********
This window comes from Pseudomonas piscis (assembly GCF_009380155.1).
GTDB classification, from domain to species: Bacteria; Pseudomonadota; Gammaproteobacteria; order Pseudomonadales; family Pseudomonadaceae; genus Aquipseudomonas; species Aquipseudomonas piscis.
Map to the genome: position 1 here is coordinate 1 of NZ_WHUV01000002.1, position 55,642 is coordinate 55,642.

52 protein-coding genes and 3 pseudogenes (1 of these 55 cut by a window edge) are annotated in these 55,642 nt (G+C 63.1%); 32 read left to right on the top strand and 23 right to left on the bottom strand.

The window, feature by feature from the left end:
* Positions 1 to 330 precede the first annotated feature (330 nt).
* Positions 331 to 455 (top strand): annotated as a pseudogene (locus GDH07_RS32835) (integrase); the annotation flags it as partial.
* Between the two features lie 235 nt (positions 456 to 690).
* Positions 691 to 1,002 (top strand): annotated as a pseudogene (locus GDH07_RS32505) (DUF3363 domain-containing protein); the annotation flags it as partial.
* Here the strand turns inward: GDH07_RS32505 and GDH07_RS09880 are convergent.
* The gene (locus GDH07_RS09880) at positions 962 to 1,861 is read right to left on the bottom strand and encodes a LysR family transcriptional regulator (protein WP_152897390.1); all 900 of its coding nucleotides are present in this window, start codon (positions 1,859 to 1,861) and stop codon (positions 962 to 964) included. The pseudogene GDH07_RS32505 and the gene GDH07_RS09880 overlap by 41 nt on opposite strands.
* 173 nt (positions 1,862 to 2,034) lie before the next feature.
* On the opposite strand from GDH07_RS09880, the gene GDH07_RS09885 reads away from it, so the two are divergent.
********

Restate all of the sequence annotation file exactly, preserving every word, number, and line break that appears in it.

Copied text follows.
This window comes from Pseudomonas piscis (assembly GCF_009380155.1).
GTDB classification, from domain to species: Bacteria; Pseudomonadota; Gammaproteobacteria; order Pseudomonadales; family Pseudomonadaceae; genus Aquipseudomonas; species Aquipseudomonas piscis.
Map to the genome: position 1 here is coordinate 1 of NZ_WHUV01000002.1, position 55,642 is coordinate 55,642.

52 protein-coding genes and 3 pseudogenes (1 of these 55 cut by a window edge) are annotated in these 55,642 nt (G+C 63.1%); 32 read left to right on the top strand and 23 right to left on the bottom strand.

The window, feature by feature from the left end:
* Positions 1 to 330 precede the first annotated feature (330 nt).
* Positions 331 to 455 (top strand): annotated as a pseudogene (locus GDH07_RS32835) (integrase); the annotation flags it as partial.
* Between the two features lie 235 nt (positions 456 to 690).
* Positions 691 to 1,002 (top strand): annotated as a pseudogene (locus GDH07_RS32505) (DUF3363 domain-containing protein); the annotation flags it as partial.
* Here the strand turns inward: GDH07_RS32505 and GDH07_RS09880 are convergent.
* The gene (locus GDH07_RS09880) at positions 962 to 1,861 is read right to left on the bottom strand and encodes a LysR family transcriptional regulator (protein WP_152897390.1); all 900 of its coding nucleotides are present in this window, start codon (positions 1,859 to 1,861) and stop codon (positions 962 to 964) included. The pseudogene GDH07_RS32505 and the gene GDH07_RS09880 overlap by 41 nt on opposite strands.
* 173 nt (positions 1,862 to 2,034) lie before the next feature.
* On the opposite strand from GDH07_RS09880, the gene GDH07_RS09885 reads away from it, so the two are divergent.